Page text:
Fig. 1
figure 1

Individual contraceptive journeys of study participants. This graphic provides information about the contraceptive journeys of participants in the HER contraceptive journey study. Initial methods are shown on the outside circle, with subsequent methods represented in each following ring. One participant (Selena, age 26) reported 7 additional methods used which did not fit into the existing graphic: combined oral contraceptives; condoms and withdrawal; progestin-only pills; the copper intrauterine device; progestin-only pills; condoms, withdrawal and emergency contraception; combined oral contraceptives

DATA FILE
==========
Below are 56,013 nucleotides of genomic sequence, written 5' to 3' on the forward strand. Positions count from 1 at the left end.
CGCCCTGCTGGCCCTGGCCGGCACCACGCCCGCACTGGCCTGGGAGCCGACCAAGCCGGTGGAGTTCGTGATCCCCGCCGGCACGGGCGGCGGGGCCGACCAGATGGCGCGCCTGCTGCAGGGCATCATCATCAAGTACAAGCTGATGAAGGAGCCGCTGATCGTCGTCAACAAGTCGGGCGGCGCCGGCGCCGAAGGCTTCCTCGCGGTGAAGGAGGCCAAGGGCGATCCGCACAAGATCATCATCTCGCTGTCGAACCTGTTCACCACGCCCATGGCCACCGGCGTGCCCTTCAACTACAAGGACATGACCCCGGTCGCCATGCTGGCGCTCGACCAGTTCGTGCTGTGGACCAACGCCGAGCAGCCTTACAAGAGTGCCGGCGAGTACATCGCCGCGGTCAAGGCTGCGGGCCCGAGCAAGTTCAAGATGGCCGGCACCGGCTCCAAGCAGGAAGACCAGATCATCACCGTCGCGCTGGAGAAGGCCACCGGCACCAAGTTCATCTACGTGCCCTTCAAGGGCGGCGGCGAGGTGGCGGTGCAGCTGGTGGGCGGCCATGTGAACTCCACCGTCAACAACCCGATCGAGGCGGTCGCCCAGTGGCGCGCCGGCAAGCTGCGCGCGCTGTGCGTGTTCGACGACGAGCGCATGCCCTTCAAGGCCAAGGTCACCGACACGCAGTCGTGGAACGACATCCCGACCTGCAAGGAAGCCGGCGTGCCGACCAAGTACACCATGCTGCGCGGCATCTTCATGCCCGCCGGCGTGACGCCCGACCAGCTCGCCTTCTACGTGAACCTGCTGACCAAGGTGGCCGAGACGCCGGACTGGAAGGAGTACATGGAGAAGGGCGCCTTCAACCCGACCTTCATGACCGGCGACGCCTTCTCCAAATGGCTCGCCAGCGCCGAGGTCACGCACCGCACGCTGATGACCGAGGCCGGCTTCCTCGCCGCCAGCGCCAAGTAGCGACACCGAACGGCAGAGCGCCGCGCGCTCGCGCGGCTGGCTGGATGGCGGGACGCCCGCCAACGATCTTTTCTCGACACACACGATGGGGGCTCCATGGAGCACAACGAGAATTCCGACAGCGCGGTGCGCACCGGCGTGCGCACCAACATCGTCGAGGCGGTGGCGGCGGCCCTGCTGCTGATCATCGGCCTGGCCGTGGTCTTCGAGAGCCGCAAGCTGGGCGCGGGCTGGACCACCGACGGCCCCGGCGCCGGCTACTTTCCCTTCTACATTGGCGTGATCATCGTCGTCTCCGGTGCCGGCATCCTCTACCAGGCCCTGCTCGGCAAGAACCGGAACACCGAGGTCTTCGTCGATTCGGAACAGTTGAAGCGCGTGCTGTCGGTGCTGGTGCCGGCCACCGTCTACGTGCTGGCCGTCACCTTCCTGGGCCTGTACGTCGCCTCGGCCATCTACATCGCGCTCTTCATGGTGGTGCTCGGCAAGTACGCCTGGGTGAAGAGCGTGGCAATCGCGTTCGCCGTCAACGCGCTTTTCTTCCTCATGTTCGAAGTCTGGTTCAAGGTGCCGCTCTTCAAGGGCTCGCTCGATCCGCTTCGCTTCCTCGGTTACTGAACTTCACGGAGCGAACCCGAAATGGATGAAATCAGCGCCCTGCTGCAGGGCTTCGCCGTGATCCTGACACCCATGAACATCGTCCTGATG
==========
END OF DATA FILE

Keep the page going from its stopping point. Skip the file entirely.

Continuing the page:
Findings from our study underscore the ongoing nature of contraceptive decision-making. For our participants, pregnancy avoidance was a part of their everyday lives for decades, and their decision-making around contraception was nuanced, multifactorial, and accounted for all of their previous experiences with contraception. Viewing contraception through this lens underscores several important constructs that participants identified that have also been demonstrated in other research, including the normalcy of contraceptive switching and discontinuation [15], the critical importance of comprehensive method availability [16, 17], the common experiences of using multiple concurrent methods [18], the decisional importance of past method use on future method decisions [10], and the neutrality of individual methods as positive or negative choices [19, 20].